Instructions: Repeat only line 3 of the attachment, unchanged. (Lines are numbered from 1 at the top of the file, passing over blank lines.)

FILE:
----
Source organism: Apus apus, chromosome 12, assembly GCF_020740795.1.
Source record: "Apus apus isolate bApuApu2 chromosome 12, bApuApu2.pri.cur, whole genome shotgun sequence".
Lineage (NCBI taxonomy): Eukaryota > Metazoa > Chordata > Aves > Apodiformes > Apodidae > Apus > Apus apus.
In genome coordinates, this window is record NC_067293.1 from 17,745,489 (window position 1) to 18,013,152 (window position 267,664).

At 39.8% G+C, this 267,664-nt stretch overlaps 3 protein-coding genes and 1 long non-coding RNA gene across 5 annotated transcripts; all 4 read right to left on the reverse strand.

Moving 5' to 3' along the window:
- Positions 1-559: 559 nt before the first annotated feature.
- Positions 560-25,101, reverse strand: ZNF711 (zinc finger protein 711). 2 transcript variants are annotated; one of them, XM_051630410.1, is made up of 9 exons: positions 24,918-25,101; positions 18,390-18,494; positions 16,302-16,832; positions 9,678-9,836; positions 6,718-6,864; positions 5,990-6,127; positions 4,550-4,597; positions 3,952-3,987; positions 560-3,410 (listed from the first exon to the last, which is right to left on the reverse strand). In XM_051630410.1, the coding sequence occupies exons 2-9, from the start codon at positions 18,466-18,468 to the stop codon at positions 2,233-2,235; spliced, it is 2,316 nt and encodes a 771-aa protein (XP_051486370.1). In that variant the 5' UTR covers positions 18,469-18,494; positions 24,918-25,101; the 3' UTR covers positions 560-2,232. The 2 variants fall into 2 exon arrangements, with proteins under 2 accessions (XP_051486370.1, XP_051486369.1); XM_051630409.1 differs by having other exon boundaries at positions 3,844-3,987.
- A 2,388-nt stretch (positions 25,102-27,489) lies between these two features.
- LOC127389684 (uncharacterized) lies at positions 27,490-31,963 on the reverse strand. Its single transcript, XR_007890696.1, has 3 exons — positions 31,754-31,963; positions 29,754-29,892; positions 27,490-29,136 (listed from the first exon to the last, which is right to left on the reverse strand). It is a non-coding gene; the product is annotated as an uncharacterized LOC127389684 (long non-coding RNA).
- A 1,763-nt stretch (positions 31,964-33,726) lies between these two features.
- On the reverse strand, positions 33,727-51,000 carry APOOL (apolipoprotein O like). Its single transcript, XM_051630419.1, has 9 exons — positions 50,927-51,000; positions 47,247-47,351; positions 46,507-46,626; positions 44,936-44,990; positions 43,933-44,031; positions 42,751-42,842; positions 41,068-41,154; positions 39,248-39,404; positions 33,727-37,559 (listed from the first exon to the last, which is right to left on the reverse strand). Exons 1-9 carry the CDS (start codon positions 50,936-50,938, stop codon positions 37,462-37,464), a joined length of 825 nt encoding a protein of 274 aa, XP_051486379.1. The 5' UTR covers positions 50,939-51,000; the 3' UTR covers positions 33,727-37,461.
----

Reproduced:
Lineage (NCBI taxonomy): Eukaryota > Metazoa > Chordata > Aves > Apodiformes > Apodidae > Apus > Apus apus.